The Ballona Creek Bike Path is a great selling point to people interested in relocating to our community. What a nice idea it is to gather up the family on a weekend morning to take a group ride to the Marina! We just invested funds to beautify the path along the Library and Elementary school. Let's not see that investment go to waste.

This is a serious concern and a serious health and safety risk to the now and future citizens of Culver City. Please put this on the agenda for a future Council meeting with some ideas for addressing the issue. 
[Your name] 

Go to website to sign petition.

Deadly Year for European Rail Still Safer Than the American Average


By Angie Schmitt, August 5, 2013

Does the recent train derailment in Spain, which killed 79 people, justify America’s onerous approach to regulating rail safety?

Annual fatalities on European passenger trains. Image: Systemic Failure via Eurostat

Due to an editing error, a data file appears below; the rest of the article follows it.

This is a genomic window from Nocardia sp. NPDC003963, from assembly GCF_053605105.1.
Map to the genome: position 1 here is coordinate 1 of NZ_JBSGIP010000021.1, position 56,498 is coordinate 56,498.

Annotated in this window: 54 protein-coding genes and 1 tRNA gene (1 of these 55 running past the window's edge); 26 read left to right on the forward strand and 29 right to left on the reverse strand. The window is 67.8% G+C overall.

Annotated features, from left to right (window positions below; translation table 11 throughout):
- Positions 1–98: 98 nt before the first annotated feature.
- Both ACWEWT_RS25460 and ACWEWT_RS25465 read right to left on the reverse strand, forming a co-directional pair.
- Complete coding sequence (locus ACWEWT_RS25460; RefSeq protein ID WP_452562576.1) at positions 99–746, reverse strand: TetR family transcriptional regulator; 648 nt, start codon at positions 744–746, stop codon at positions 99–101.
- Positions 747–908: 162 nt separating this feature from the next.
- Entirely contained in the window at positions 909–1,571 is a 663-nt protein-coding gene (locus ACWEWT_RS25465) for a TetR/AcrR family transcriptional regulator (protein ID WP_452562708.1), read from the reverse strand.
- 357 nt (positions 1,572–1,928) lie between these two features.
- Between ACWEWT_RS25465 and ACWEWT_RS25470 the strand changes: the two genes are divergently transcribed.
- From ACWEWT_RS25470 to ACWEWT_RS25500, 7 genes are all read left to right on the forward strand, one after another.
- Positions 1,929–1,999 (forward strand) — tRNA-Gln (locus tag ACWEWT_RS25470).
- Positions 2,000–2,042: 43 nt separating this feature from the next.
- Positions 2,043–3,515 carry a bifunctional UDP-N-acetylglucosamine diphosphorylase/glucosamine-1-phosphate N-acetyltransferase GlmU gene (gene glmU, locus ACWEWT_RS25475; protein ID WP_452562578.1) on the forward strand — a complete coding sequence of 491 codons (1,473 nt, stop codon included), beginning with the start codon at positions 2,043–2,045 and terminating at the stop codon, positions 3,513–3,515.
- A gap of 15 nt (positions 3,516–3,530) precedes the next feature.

Millions of passenger kilometers traveled annually on European trains. Image: ##http://systemicfailure.wordpress.com/2013/08/04/quick-statistical-analysis-of-recent-european-rail-accidents/## Systemic Failure via Eurostat##
Millions of passenger kilometers traveled annually on European trains. Image: Systemic Failure via Eurostat

Federal Railroad Administration safety rules are designed to maximize “crashworthiness,” making U.S. passenger trains heavier and more expensive that their counterparts in European, where the safety approach is based on crash avoidance.

So what do we have to show for it? Not only is our passenger rail system less competitive, it’s also less safe, according to these calculations from Network blog Systemic Failure:
Even taking into account recent accidents, there is nothing especially dangerous about European trains.

Let’s assume that 2013 will be an historically bad year. In addition to the Spain and Paris crashes, there will be 89 other fatalities (89 being the highest recorded in the Eurostat database) — for a total of 174 fatalities. Even taking that into account, I calculate the overall fatality rate would be around .38 fatalities per billion passenger miles.

How does that compare to the FRA’s “World’s Safest” trains? Well, Amtrak has averaged .4 fatalities per billion passenger miles.